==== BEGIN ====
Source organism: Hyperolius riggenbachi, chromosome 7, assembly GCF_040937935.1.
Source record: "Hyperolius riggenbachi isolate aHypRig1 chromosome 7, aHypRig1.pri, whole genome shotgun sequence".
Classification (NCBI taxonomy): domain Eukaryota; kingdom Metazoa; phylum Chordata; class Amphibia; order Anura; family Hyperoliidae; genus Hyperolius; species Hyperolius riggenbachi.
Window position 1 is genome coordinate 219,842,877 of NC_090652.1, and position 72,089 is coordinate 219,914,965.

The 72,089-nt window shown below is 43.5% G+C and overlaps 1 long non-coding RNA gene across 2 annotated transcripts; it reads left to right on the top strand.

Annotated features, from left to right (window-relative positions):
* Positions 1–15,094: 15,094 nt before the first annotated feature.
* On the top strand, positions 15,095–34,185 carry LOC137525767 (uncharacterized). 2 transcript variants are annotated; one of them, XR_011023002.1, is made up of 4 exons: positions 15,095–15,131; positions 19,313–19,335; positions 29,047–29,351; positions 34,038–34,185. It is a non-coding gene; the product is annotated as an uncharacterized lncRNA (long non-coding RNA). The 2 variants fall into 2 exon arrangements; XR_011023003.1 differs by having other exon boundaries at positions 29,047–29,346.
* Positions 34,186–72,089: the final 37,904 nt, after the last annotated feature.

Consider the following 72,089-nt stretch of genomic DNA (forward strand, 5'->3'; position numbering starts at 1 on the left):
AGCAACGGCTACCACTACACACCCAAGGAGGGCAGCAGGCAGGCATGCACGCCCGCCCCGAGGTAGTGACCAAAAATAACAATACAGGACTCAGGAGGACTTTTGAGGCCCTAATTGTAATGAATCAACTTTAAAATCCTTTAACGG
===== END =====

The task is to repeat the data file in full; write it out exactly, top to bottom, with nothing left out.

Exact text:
Source organism: Hyperolius riggenbachi, chromosome 7, assembly GCF_040937935.1.
Source record: "Hyperolius riggenbachi isolate aHypRig1 chromosome 7, aHypRig1.pri, whole genome shotgun sequence".
Classification (NCBI taxonomy): domain Eukaryota; kingdom Metazoa; phylum Chordata; class Amphibia; order Anura; family Hyperoliidae; genus Hyperolius; species Hyperolius riggenbachi.
Window position 1 is genome coordinate 219,842,877 of NC_090652.1, and position 72,089 is coordinate 219,914,965.

The 72,089-nt window shown below is 43.5% G+C and overlaps 1 long non-coding RNA gene across 2 annotated transcripts; it reads left to right on the top strand.

Annotated features, from left to right (window-relative positions):
* Positions 1–15,094: 15,094 nt before the first annotated feature.
* On the top strand, positions 15,095–34,185 carry LOC137525767 (uncharacterized). 2 transcript variants are annotated; one of them, XR_011023002.1, is made up of 4 exons: positions 15,095–15,131; positions 19,313–19,335; positions 29,047–29,351; positions 34,038–34,185. It is a non-coding gene; the product is annotated as an uncharacterized lncRNA (long non-coding RNA). The 2 variants fall into 2 exon arrangements; XR_011023003.1 differs by having other exon boundaries at positions 29,047–29,346.
* Positions 34,186–72,089: the final 37,904 nt, after the last annotated feature.

Consider the following 72,089-nt stretch of genomic DNA (forward strand, 5'->3'; position numbering starts at 1 on the left):
AGCAACGGCTACCACTACACACCCAAGGAGGGCAGCAGGCAGGCATGCACGCCCGCCCCGAGGTAGTGACCAAAAATAACAATACAGGACTCAGGAGGACTTTTGAGGCCCTAATTGTAATGAATCAACTTTAAAATCCTTTAACGG